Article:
(By the way, this flower dress was a total find in a Manchester, UK charity shop for 8 pounds, I love how it matches yet clashes with this shawl.)

Those of you who have made the shawl (or have been eyeing it) may notice that my border looks different.  Well, honestly, the end of the pattern was disappointing.  I had never made a Booknits shawl and expected some massively dripping overly-Victorian lace.  I was very surprised to see a squared off border in the pattern:

Copyright Booknits, 2014

Additionally, the last patterned row didn't have any beads... but every row similar to it did.  I had oodles of beads left, so I added them as so:

And then I blocked into tri-points.  Lovely!

I took all these shots in lovely Spruce Head, Maine, smack in the middle of lobster country.  You can see the lobster cage buoys in the background of many of the photos.  We have a quaint, extremely private rental for a couple, with an excellent lobster shack within walking distance, McLoons. Message me if you'd like any extra info.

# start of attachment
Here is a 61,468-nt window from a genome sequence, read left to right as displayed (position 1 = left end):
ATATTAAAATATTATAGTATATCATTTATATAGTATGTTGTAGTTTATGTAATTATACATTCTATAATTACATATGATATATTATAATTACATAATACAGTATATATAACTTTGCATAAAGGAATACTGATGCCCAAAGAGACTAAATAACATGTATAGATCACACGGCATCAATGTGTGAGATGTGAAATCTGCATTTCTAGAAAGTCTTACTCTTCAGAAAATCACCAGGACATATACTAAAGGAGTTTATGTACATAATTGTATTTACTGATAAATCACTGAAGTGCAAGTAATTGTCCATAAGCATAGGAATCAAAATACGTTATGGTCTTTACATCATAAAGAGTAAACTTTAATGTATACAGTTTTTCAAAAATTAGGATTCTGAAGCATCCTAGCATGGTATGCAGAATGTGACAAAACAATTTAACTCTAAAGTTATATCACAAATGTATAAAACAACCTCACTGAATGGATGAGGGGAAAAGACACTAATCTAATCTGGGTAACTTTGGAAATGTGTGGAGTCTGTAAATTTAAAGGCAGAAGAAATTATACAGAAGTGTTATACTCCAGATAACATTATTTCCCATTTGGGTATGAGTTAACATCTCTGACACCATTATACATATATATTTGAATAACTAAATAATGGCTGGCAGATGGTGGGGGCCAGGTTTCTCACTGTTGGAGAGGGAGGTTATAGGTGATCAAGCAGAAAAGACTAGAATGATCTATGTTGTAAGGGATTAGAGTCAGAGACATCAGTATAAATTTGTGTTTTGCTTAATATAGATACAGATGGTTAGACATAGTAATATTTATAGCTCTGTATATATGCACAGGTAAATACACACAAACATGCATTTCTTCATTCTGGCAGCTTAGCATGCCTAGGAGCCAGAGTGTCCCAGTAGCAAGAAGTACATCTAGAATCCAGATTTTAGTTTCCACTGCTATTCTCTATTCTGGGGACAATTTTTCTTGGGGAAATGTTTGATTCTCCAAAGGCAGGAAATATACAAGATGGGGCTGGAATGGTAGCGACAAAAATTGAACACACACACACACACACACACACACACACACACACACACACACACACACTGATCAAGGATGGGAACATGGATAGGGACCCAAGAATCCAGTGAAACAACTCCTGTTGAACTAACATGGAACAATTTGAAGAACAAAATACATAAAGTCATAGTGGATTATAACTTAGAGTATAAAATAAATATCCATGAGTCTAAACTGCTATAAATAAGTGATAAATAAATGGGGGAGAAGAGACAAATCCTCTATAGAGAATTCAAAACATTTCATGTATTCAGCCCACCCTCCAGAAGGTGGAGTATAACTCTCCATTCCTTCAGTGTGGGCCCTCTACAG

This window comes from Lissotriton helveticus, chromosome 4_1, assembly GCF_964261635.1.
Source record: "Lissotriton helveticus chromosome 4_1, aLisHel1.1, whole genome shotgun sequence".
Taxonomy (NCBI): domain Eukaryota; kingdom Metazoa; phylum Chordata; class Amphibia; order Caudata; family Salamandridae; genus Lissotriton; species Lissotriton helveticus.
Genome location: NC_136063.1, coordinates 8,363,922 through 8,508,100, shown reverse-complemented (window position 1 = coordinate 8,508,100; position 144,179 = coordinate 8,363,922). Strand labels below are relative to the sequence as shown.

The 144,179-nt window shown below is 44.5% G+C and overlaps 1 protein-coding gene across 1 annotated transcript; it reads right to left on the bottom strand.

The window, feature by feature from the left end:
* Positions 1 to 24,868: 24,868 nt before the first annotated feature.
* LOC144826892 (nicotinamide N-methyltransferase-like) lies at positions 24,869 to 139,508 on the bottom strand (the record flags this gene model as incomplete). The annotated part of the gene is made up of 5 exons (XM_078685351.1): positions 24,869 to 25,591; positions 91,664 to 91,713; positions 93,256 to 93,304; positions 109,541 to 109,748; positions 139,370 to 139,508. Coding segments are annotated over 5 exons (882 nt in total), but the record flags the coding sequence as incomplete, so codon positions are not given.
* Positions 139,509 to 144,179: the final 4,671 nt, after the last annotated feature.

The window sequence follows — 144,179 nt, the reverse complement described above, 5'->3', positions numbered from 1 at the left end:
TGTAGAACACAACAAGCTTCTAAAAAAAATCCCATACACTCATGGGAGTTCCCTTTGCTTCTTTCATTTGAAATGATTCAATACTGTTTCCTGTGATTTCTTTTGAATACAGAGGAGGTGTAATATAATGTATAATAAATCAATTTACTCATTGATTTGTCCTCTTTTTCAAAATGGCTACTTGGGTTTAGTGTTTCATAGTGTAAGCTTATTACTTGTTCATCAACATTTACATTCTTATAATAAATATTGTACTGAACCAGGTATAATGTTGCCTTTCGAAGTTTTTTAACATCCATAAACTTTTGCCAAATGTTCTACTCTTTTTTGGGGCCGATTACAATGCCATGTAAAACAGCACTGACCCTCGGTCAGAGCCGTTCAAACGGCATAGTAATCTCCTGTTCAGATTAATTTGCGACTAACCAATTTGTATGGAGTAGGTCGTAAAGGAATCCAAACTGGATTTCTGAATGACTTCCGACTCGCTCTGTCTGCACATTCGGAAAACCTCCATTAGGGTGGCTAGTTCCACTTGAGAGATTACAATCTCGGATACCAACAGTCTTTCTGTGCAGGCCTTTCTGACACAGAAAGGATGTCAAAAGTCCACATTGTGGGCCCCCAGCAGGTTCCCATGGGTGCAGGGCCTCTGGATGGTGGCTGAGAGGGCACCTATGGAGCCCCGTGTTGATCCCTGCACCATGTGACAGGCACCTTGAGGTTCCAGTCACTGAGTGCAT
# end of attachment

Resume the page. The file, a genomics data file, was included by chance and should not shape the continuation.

I don't make shawls very often, but this only took 2 weeks and was totally worth the sweater/top/blanket break!  You'll be seeing a lot more of Spruce Head, Brooklin and Bar Harbor, Maine in the coming weeks as I close in on finishing quite a few pieces.  I've been alone for a couple of days, it's a rarity to be by yourself in a delicious vacation spot, and some lobstermen must have wondered what loony was taking pictures of herself on the rocks.  Now it's time to go play in the low tide... see you soon!

See my Where The Ocean Breeze Hits the Sand on Ravelry

Dayana says, "Follow my blog already!"

July 2, 2014

17 My First Knitted Bag and Man, It's Cute! -- Summer Fling Hobo

I've queued a million bag patterns to knit, but never managed to tackle any of them.  My hang-up is usually about how on earth to get things to actually stay in them.  Knitting is loose and hole-y, and even if you knit carpal-tunnel tight, I'm sure that things will worm their way out eventually? Ways to avoid this:  1.) Line the bag (ugh, dragging out the sewing machine, doing a sloppy job, etc.).  2.) Felt the bag (ugh, dragging out the washing machine (ok, mine needs to be rolled to a sink for a hook-up, just to explain!), figure out how much your yarn shrinks, do an irreparably bad job, etc).